Tip of the iceberg: deeper implications of COVID-19 for Palestinian communities

Photo credit: Shutterstock, Abed Rahim Khatib

As winter approaches, the COVID-19 pandemic continues to spread at an alarming rate in the occupied Palestinian territory and the Palestinian refugee camps of Lebanon. Medical Aid for Palestinians (MAP) is working tirelessly to provide vital equipment and medical supplies to support infection control efforts and help health workers treat patients.

But the rate of COVID-19 infections is the tip of the iceberg in terms of the pandemic’s humanitarian impact. Seven months since the first case in Palestine, the economic, social and health effects of the pandemic are severely affecting other aspects of life. Many people are struggling more than ever to access basic needs such as adequate food, healthcare and education.

Gaza: Rising food insecurity amid economic collapse

In Gaza, a total of 5,442 COVID-19 cases and 31 deaths have been reported. Our recent emergency response has included providing testing swabs, hygiene kits and antiseptic hand gel to Gaza’s Central Drug Store, in order to help identify and slow the spread of the disease locally.

Some local lockdown measures have begun to slowly lift. But with the academic year now restarting, and 35,00 grade 12 students returning to schools, many parents fear that COVID-19 will spread through classrooms despite attempts to implement infection control and social distancing measures. For the many Gaza families living in multi-generation homes this presents particular infection risks to older family members. Meanwhile, those students not yet able to return to schools struggle to engage with remote teaching due to limited electricity and internet access, exacerbated by a ban on 3G internet in Gaza imposed by Israel.

At the same time, the pandemic is compounding the economic distress caused by Israel’s illegal 13-year closure and blockade of Gaza. Even before the pandemic began, Gaza had one of the highest unemployment rates in the world (45%) and more than two thirds of people were moderately or severely food insecure. The UN has reported that COVID-19 has “shattered” the already-faltering Palestinian economy, and Gaza has been hit worst. Local lockdown measures to control COVID-19 have caused further loss of income for many families, with UNRWA chief Philippe Lazzarini reporting last week that some people are resorting to “going through the garbage” to try to find enough food to eat. MAP’s local partners have reported a rise in child malnutrition, making our work with the Ard El Insan Malnutrition Centre ever more vital.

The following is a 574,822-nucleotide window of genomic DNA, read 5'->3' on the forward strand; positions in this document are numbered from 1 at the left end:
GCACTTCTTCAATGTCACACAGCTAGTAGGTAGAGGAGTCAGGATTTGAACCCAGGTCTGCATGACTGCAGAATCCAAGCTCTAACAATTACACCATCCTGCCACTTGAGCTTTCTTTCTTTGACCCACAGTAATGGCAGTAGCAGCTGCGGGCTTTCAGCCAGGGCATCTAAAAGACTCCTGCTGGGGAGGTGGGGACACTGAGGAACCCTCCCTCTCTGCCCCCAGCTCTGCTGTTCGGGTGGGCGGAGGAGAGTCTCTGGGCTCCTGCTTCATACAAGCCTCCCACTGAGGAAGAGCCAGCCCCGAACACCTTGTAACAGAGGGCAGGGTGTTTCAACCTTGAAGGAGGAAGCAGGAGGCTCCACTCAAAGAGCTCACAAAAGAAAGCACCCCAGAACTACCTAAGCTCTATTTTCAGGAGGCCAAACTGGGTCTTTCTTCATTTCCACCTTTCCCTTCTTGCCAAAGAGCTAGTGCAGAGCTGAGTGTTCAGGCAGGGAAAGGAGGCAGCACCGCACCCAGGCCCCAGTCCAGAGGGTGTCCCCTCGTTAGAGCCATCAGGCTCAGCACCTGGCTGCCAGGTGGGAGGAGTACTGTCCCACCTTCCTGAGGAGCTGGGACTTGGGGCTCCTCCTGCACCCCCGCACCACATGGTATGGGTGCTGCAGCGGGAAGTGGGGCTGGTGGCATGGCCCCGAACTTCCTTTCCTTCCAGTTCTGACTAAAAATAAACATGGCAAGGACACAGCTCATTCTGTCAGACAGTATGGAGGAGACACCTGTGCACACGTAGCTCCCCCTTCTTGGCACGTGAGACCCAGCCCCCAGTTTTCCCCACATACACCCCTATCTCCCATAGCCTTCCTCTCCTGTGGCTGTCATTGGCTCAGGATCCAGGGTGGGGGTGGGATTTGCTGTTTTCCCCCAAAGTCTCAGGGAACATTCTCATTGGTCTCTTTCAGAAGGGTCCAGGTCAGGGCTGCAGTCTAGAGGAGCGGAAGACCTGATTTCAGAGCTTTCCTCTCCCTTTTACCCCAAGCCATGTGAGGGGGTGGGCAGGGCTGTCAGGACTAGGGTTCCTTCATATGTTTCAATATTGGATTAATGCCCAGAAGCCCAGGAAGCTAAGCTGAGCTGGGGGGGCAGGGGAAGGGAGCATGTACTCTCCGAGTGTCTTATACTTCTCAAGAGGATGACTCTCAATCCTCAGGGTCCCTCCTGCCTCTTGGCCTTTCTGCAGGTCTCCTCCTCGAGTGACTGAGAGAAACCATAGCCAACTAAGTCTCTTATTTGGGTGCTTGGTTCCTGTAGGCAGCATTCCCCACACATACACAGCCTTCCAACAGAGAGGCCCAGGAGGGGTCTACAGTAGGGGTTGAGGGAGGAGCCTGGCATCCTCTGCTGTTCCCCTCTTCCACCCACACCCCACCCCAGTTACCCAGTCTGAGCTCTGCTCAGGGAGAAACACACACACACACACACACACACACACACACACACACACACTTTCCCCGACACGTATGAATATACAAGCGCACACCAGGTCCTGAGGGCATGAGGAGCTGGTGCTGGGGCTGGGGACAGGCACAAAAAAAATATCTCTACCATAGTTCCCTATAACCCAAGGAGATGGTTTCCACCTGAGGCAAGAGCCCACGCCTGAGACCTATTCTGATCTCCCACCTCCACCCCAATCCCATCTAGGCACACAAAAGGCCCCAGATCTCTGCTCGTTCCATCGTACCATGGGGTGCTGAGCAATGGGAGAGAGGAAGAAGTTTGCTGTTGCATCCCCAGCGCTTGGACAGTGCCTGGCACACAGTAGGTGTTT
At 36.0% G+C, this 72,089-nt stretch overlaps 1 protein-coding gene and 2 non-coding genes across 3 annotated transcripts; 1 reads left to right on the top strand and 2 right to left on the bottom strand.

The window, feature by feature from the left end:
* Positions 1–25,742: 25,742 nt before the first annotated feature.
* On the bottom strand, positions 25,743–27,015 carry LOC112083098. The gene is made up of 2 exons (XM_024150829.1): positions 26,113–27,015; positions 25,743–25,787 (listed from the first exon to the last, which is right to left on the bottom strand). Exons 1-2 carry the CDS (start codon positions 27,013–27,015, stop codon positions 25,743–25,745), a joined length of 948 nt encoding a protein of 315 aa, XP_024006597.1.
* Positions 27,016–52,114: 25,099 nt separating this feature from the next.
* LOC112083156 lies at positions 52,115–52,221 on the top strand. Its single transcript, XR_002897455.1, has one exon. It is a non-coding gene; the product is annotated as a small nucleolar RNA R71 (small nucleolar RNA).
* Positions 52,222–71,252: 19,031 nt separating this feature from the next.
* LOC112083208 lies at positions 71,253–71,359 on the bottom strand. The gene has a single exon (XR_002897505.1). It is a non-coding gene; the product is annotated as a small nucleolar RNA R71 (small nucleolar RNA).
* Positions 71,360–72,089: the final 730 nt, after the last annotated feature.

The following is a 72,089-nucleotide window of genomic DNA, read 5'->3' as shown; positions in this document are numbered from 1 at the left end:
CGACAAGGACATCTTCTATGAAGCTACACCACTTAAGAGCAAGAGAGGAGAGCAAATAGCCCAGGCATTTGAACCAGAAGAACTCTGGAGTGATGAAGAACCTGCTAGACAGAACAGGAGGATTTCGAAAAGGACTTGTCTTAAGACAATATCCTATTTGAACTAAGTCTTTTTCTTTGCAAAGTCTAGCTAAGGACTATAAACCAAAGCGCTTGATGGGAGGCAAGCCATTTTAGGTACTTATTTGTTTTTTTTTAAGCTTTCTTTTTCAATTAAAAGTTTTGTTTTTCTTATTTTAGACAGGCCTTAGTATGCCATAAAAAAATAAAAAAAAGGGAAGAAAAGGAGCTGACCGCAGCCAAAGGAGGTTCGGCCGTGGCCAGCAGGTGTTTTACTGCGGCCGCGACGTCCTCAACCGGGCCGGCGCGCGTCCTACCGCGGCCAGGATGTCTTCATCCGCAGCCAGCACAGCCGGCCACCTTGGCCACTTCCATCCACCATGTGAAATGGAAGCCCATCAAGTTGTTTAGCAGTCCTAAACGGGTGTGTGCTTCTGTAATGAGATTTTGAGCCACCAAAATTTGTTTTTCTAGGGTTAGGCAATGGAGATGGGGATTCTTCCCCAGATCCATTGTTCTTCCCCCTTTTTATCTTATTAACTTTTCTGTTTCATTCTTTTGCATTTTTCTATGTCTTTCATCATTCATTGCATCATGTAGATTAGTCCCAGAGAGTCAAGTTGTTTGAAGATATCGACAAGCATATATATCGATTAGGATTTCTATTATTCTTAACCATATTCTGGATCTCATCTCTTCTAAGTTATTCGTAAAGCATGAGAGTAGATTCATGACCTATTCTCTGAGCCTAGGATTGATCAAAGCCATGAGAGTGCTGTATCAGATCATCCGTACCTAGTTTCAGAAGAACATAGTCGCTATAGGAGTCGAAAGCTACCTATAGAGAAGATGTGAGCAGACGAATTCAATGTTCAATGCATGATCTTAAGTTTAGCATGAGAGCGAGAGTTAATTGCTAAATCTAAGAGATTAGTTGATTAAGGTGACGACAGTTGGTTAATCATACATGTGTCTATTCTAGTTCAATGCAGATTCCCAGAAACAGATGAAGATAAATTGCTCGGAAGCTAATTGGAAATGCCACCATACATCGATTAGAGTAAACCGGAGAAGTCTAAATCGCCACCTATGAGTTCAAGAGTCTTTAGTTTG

MAP’s Director of Programmes, Dr Andy Ferguson, has warned:

“With rising unemployment and higher levels of poverty and food insecurity, COVID-19 has already triggered a surge in cases of childhood malnutrition; sadly, we expect this situation to worsen over the winter months, with our support more critical than ever.”

As MAP’s Senior Programme Manager in Gaza, Mahmoud Shalabi, recently wrote in indy100, the steadfastness of the Palestinian individuals, families and communities is helping people cope through these difficult times:

“We Palestinians have an abundance of what is sometimes called ‘social capital’ – the relations you have with your neighbours, relatives, and friends. These are such positive elements that help us get through not just COVID-19, but also all the bad times we have been experiencing over the years. So now, in lockdown under blockade, we use WhatsApp groups for our families, friends, and co-workers – we chat, exchange jokes, and send positive messages to each other.”

Nevertheless, there are indications that COVID-19 is beginning to challenge this remarkable resilience. The UN has expressed concern that the pandemic is exacerbating a mental health crisis in Gaza that results from a chronic political and economic crisis characterised by “recurrent violence, the ongoing blockade, deteriorating living conditions, including increasing poverty, and a sense of hopelessness.” An increase in deaths by suicide has been reported this year, and local mental health service providers have described “a spike in calls to hotlines and for phone counselling from people threatening self-harm and [in] general psychosocial distress.”

West Bank: Increasing demolitions undermine COVID-19 containment

In the West Bank, including East Jerusalem, 56,604 cases of COVID-19 have been reported in total and 488 deaths. With cases and hospitalisations continuing to rise, MAP recently delivered Continuous Positive Airway Pressure (CPAP) respirators to the Ministry of Health (MoH) in Ramallah, to help treat patients with severe breathing difficulties.